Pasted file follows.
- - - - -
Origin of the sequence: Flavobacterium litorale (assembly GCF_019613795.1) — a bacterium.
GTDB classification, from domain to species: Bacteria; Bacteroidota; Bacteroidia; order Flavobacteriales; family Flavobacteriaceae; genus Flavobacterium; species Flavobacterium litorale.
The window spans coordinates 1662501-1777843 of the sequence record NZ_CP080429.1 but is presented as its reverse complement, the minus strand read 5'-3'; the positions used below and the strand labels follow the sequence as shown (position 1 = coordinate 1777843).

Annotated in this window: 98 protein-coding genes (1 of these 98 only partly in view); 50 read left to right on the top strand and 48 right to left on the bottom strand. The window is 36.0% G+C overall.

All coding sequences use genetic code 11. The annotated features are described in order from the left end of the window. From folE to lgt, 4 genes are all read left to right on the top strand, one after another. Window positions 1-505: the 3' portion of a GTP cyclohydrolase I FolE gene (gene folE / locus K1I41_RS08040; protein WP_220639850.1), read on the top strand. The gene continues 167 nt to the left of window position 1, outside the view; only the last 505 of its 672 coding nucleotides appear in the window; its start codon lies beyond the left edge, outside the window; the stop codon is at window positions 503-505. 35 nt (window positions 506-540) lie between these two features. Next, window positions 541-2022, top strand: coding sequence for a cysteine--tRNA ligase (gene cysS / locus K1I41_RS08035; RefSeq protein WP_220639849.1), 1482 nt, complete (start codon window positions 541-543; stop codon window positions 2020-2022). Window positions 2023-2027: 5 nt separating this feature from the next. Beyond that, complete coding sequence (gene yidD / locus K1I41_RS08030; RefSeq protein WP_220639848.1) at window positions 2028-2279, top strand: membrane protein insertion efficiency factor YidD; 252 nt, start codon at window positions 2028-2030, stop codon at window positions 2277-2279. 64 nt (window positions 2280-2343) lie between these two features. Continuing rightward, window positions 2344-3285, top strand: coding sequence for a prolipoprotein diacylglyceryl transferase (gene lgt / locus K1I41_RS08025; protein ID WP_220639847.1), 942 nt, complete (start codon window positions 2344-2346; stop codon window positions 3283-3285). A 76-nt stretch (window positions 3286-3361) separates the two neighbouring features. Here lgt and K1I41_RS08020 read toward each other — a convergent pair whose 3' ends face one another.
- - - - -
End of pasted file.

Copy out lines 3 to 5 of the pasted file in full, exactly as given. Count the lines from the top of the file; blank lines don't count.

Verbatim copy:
The window spans coordinates 1662501-1777843 of the sequence record NZ_CP080429.1 but is presented as its reverse complement, the minus strand read 5'-3'; the positions used below and the strand labels follow the sequence as shown (position 1 = coordinate 1777843).

Annotated in this window: 98 protein-coding genes (1 of these 98 only partly in view); 50 read left to right on the top strand and 48 right to left on the bottom strand. The window is 36.0% G+C overall.

All coding sequences use genetic code 11. The annotated features are described in order from the left end of the window. From folE to lgt, 4 genes are all read left to right on the top strand, one after another. Window positions 1-505: the 3' portion of a GTP cyclohydrolase I FolE gene (gene folE / locus K1I41_RS08040; protein WP_220639850.1), read on the top strand. The gene continues 167 nt to the left of window position 1, outside the view; only the last 505 of its 672 coding nucleotides appear in the window; its start codon lies beyond the left edge, outside the window; the stop codon is at window positions 503-505. 35 nt (window positions 506-540) lie between these two features. Next, window positions 541-2022, top strand: coding sequence for a cysteine--tRNA ligase (gene cysS / locus K1I41_RS08035; RefSeq protein WP_220639849.1), 1482 nt, complete (start codon window positions 541-543; stop codon window positions 2020-2022). Window positions 2023-2027: 5 nt separating this feature from the next. Beyond that, complete coding sequence (gene yidD / locus K1I41_RS08030; RefSeq protein WP_220639848.1) at window positions 2028-2279, top strand: membrane protein insertion efficiency factor YidD; 252 nt, start codon at window positions 2028-2030, stop codon at window positions 2277-2279. 64 nt (window positions 2280-2343) lie between these two features. Continuing rightward, window positions 2344-3285, top strand: coding sequence for a prolipoprotein diacylglyceryl transferase (gene lgt / locus K1I41_RS08025; protein ID WP_220639847.1), 942 nt, complete (start codon window positions 2344-2346; stop codon window positions 3283-3285). A 76-nt stretch (window positions 3286-3361) separates the two neighbouring features. Here lgt and K1I41_RS08020 read toward each other — a convergent pair whose 3' ends face one another.